Walcott and John Ashbery. This is a subjective view and betrays some bias.
I have met Longley a few times only but was a friend for thirty years of
Heaney and a friend for more than forty of Mahon. But it is not an especially
eccentric opinion. In 2007 Mahon’s poetry was the subject of a magnificent
full length study by Professor Hugh Haughton of Hull University
(OUP 2007). Now comes Stephen Enniss’s sad and exhilarating Life (Gill
& Macmillan 2014). During this seven year span Mahon’s dedicated publisher,
amanuensis really, Peter Fallon of Gallery Press in Meath, has issued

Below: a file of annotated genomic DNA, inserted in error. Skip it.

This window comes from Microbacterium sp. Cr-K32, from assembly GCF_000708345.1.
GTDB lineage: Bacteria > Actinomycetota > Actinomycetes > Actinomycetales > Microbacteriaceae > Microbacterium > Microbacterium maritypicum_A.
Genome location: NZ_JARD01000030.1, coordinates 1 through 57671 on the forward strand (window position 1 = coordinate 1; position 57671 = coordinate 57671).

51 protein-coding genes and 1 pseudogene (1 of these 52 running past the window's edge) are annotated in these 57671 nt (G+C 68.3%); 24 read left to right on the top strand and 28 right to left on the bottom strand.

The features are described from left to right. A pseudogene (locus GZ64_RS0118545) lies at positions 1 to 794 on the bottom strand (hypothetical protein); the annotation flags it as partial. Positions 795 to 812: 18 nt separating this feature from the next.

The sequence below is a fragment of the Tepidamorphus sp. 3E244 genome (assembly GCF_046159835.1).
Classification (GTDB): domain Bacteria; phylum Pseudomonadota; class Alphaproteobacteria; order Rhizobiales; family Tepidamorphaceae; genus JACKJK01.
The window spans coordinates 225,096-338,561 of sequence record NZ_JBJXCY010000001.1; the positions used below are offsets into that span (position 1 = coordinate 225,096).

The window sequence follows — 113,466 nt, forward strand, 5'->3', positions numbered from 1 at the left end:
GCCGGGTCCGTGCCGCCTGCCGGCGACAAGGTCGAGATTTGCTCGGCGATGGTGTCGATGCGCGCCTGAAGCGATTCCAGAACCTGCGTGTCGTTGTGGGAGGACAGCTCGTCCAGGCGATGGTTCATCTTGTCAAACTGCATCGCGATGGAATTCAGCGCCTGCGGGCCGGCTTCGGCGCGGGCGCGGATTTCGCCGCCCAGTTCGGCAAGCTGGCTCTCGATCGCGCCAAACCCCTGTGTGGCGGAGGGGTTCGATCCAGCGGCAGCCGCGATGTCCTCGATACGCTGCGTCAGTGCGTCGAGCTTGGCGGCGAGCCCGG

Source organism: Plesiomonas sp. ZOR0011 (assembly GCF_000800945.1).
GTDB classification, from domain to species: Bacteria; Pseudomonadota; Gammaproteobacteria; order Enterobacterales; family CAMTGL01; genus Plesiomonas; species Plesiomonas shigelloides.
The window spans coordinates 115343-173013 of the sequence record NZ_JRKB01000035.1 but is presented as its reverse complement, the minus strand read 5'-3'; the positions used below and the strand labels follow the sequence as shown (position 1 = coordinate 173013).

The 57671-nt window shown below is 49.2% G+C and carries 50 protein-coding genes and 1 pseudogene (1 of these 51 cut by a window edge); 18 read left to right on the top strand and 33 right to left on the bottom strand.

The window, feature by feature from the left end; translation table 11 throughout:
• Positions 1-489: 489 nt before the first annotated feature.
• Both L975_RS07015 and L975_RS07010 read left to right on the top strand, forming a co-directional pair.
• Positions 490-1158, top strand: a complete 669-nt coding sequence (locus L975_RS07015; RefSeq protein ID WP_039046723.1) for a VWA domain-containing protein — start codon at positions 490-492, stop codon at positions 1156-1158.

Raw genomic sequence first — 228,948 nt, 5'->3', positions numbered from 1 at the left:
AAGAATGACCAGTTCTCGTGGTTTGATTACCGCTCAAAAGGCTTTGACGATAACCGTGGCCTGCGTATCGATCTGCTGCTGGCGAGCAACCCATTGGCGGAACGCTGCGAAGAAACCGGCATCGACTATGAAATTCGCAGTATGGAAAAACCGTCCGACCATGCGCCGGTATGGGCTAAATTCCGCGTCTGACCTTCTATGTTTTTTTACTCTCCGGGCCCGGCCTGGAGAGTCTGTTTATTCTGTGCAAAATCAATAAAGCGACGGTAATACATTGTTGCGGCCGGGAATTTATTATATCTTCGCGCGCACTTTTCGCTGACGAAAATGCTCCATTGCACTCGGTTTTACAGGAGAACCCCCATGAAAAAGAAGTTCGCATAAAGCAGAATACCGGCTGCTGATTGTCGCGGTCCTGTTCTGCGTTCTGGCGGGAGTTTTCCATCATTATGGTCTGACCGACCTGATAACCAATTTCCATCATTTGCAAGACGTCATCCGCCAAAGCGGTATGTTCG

fourteen books and chapbooks of Mahon. These include a New Collected
Poems (2011); Raw Material (2011) a collection of very fine versions, or
adaptations, of ‘other men’s flowers’ and a Selected Prose (2012). Reviewing
these last two publications for the TLS, the poet and critic Bernard
O’Donoghue called Mahon ‘one of the indispensable writers of our time’.
I would add ‘compelling’ and ‘exciting’ to the indispensable. Indeed ever
since Mahon’s first significant collection, Night-Crossing, was published
by OUP in 1968, his have been the poems in English which I have most eagerly
awaited, been least disappointed by, re-read most often. Ezra Pound
said that poetry must be at least as well written as prose. I believe it should
also be as compelling, as page-turning, as great fiction.
A sad and exhilarating life. Heaney and Longley were – are – almost annoyingly
exemplary in the management of their lives and careers. Both
have enjoyed long, stable, fruitful marriages; continuities of place; sufficient